Over the past six months or so, I have dedicated a lot of time into developing my passion for photography into a feasible business. I have experienced many highs and lows, from celebrating my first sale to being frustrated at periods of stagnancy. The stress and pressures of trying to set up any kind of business takes its toil and it is quite easy to get enveloped with all the goals you have set yourself. However, most people begin a business venture because they love what they do and if I have learned anything over the past six months, it is that without this love, your business will not get very far off the ground.
Passion is a term I use hesitantly as it is a word that is often just thrown around without any real understanding for the depth in which it represents. However, when it comes to photography, there is no other word to describe how I feel about what I do. Let me digress.
In today's society everyone regards themselves as a photographer. Thanks to modern technology, we nearly always have a camera with us which makes it easy to just pull out our phone and capture the scene before us. However, does that make you a landscape photographer? Probably not.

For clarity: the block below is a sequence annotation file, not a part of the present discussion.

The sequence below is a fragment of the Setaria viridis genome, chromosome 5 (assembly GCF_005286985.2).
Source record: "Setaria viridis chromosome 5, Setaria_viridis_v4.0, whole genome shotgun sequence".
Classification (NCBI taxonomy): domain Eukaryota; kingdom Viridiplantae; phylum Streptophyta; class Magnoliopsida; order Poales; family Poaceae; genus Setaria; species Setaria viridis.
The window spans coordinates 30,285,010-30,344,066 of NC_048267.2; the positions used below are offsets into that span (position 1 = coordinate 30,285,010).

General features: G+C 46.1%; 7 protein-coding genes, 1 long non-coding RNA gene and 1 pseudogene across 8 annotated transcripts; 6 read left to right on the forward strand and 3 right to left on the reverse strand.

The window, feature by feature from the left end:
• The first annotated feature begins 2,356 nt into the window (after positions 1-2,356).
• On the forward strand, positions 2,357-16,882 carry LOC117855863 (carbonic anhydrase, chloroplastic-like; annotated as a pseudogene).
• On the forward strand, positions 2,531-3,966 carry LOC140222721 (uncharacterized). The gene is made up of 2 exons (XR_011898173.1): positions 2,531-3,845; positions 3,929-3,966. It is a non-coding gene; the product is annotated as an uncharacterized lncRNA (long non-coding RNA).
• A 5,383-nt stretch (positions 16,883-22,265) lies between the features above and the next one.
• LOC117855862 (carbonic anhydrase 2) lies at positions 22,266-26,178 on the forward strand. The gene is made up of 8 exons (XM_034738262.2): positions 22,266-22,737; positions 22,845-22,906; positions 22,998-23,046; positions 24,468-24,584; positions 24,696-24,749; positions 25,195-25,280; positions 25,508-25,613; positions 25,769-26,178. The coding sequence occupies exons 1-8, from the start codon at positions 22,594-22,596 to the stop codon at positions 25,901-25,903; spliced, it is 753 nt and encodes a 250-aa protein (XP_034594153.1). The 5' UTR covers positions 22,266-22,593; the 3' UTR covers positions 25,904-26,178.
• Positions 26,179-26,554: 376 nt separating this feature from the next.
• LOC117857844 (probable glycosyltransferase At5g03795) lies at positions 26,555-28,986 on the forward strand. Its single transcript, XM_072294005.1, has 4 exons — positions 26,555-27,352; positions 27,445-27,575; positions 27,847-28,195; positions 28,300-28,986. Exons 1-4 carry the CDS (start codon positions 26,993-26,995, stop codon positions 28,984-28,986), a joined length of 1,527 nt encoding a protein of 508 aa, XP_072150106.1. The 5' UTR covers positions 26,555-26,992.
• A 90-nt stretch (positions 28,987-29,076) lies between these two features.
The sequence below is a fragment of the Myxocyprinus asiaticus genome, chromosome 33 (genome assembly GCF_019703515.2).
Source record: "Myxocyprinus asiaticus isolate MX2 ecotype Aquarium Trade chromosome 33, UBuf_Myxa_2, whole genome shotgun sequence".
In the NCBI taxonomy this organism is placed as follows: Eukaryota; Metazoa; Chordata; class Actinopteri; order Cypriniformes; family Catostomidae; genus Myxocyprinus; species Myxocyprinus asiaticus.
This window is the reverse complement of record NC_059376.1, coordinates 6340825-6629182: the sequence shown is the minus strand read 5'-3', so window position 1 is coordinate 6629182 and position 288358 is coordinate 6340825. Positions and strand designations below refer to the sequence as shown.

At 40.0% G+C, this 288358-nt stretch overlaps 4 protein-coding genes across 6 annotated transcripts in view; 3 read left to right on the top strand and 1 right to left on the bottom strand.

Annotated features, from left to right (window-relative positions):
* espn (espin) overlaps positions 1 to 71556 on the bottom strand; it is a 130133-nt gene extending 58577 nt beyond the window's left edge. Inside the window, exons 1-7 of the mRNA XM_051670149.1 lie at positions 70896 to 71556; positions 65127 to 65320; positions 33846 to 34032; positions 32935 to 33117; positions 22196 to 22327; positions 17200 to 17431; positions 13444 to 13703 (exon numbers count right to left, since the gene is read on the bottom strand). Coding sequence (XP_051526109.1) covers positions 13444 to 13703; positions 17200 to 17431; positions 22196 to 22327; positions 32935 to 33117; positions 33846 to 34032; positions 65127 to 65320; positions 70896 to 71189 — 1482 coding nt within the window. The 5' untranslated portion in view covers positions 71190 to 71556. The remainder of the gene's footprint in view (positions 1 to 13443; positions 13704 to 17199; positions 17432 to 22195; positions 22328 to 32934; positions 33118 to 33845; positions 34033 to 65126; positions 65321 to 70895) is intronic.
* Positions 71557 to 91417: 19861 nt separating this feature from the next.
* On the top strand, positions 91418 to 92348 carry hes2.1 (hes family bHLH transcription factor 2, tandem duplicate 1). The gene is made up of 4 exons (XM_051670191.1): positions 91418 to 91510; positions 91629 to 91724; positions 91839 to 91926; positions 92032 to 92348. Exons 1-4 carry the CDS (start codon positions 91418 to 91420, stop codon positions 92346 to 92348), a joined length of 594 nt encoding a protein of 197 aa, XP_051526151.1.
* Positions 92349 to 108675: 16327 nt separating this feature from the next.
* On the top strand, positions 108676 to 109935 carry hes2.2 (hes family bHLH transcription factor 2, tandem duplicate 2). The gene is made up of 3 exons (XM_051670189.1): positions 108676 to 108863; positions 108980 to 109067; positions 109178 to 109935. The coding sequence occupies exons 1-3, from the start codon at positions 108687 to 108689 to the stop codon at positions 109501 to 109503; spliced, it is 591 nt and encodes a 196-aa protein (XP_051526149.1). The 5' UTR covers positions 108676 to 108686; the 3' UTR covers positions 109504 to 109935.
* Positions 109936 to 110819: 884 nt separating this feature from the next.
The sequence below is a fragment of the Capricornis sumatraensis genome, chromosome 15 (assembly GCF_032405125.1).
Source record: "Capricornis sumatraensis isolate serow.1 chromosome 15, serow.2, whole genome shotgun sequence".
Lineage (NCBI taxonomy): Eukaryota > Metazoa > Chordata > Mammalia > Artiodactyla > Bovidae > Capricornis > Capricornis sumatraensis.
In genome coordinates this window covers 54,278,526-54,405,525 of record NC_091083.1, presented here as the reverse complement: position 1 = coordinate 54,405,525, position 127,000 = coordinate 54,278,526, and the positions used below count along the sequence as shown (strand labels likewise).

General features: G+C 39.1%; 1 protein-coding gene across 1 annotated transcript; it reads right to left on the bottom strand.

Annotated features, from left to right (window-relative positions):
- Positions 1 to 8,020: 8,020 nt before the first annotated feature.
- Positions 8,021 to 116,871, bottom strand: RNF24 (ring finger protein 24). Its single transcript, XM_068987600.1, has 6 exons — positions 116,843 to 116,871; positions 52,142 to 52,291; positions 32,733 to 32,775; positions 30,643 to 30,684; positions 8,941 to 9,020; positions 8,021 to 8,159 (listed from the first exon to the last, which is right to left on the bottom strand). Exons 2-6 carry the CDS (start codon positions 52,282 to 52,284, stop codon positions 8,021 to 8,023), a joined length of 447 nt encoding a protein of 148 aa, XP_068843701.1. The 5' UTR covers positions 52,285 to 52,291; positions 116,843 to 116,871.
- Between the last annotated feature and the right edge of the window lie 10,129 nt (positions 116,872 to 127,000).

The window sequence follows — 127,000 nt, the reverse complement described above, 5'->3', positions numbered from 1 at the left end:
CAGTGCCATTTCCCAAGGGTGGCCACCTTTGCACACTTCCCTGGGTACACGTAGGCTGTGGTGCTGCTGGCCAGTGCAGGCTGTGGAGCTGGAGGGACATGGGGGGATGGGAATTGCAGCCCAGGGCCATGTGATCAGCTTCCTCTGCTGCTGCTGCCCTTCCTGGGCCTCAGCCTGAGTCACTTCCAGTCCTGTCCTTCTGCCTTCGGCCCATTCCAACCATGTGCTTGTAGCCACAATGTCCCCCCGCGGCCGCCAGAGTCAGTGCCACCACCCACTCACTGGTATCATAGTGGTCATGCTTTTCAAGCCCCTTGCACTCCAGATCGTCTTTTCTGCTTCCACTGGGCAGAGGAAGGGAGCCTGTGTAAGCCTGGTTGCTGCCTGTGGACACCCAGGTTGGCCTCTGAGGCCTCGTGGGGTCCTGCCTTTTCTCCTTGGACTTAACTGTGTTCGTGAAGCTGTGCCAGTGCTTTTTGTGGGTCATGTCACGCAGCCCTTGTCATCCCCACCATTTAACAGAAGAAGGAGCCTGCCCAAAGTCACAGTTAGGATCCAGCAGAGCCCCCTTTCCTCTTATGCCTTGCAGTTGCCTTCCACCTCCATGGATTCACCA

It is so busy to get caught up in the hustle and bustle of everyday life. My best days are the days when I have been out with my camera. Why? Well because I have had the opportunity to be at one with the world around me, to take time out and reflect. There is nothing more special than watching the sun rise or set as you listen to the waves crashing on the beach. For me Landscape Photography is about capturing the emotiveness of the scene in front of you. It is about showing others the majesty of our world so that they too can learn to appreciate how lucky we are. It is my passion because not only does it makes me happy, but it also makes me a better person.
Throughout my photography I try to capture the beauty that surrounds us on a daily basis; the wonders of the world which are so frequently taken for granted. It makes me think about how the Indigenous Australians had it right all along. If we respect the land, care for it, appreciate it, then we will reap the rewards. Each location I now go, I try to learn a about it, so that I can understand it's history and thus create an image that does it justice.
One particular place which really draws me in is Fingal Heads on the NSW/QLD border. The spectacular basalt column formation is known by the Goodjungburra people (the local indigenous people) as Booninybah - home of the Giant Echidna. This amazing formation resembles the spines of the native echidna, and so the Goodjingburra people believe that the spirit of the echidna inhabits the headland. How amazing is that!!
Although passion cannot replace talent, it gives you the drive to ensure you continue to learn, perfect your skills and succeed in your dreams.